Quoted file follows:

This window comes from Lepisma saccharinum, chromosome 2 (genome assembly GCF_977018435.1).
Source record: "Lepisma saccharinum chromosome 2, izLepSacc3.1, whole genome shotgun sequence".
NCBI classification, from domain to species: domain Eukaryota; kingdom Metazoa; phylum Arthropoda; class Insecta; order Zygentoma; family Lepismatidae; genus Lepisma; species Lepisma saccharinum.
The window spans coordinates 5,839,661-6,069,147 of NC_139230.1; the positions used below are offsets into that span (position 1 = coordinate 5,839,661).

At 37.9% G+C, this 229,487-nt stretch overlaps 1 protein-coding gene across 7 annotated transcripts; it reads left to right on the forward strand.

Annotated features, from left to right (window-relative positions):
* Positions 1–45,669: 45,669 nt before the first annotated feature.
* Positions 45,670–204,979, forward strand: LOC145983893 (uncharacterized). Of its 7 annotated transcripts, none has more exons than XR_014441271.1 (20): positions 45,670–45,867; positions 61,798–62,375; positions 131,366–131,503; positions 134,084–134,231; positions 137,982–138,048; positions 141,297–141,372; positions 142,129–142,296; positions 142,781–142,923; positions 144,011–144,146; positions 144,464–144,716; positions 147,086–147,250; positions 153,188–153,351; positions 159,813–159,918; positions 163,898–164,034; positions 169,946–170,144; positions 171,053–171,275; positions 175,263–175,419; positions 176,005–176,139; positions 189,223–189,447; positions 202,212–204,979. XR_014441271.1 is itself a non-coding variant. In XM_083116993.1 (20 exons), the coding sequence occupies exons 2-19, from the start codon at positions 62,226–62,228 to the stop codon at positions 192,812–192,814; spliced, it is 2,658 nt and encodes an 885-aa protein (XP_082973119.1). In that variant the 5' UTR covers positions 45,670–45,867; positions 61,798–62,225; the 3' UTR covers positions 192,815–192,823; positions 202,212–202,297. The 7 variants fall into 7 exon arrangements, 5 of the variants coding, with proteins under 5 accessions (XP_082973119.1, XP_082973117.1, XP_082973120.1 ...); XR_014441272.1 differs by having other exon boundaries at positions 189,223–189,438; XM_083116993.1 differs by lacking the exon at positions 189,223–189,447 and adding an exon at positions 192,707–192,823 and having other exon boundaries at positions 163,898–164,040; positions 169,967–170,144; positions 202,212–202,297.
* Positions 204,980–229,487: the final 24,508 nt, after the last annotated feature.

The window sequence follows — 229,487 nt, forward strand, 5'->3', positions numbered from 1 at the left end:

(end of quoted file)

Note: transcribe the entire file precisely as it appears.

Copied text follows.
This window comes from Lepisma saccharinum, chromosome 2 (genome assembly GCF_977018435.1).
Source record: "Lepisma saccharinum chromosome 2, izLepSacc3.1, whole genome shotgun sequence".
NCBI classification, from domain to species: domain Eukaryota; kingdom Metazoa; phylum Arthropoda; class Insecta; order Zygentoma; family Lepismatidae; genus Lepisma; species Lepisma saccharinum.
The window spans coordinates 5,839,661-6,069,147 of NC_139230.1; the positions used below are offsets into that span (position 1 = coordinate 5,839,661).

At 37.9% G+C, this 229,487-nt stretch overlaps 1 protein-coding gene across 7 annotated transcripts; it reads left to right on the forward strand.

Annotated features, from left to right (window-relative positions):
* Positions 1–45,669: 45,669 nt before the first annotated feature.
* Positions 45,670–204,979, forward strand: LOC145983893 (uncharacterized). Of its 7 annotated transcripts, none has more exons than XR_014441271.1 (20): positions 45,670–45,867; positions 61,798–62,375; positions 131,366–131,503; positions 134,084–134,231; positions 137,982–138,048; positions 141,297–141,372; positions 142,129–142,296; positions 142,781–142,923; positions 144,011–144,146; positions 144,464–144,716; positions 147,086–147,250; positions 153,188–153,351; positions 159,813–159,918; positions 163,898–164,034; positions 169,946–170,144; positions 171,053–171,275; positions 175,263–175,419; positions 176,005–176,139; positions 189,223–189,447; positions 202,212–204,979. XR_014441271.1 is itself a non-coding variant. In XM_083116993.1 (20 exons), the coding sequence occupies exons 2-19, from the start codon at positions 62,226–62,228 to the stop codon at positions 192,812–192,814; spliced, it is 2,658 nt and encodes an 885-aa protein (XP_082973119.1). In that variant the 5' UTR covers positions 45,670–45,867; positions 61,798–62,225; the 3' UTR covers positions 192,815–192,823; positions 202,212–202,297. The 7 variants fall into 7 exon arrangements, 5 of the variants coding, with proteins under 5 accessions (XP_082973119.1, XP_082973117.1, XP_082973120.1 ...); XR_014441272.1 differs by having other exon boundaries at positions 189,223–189,438; XM_083116993.1 differs by lacking the exon at positions 189,223–189,447 and adding an exon at positions 192,707–192,823 and having other exon boundaries at positions 163,898–164,040; positions 169,967–170,144; positions 202,212–202,297.
* Positions 204,980–229,487: the final 24,508 nt, after the last annotated feature.

The window sequence follows — 229,487 nt, forward strand, 5'->3', positions numbered from 1 at the left end: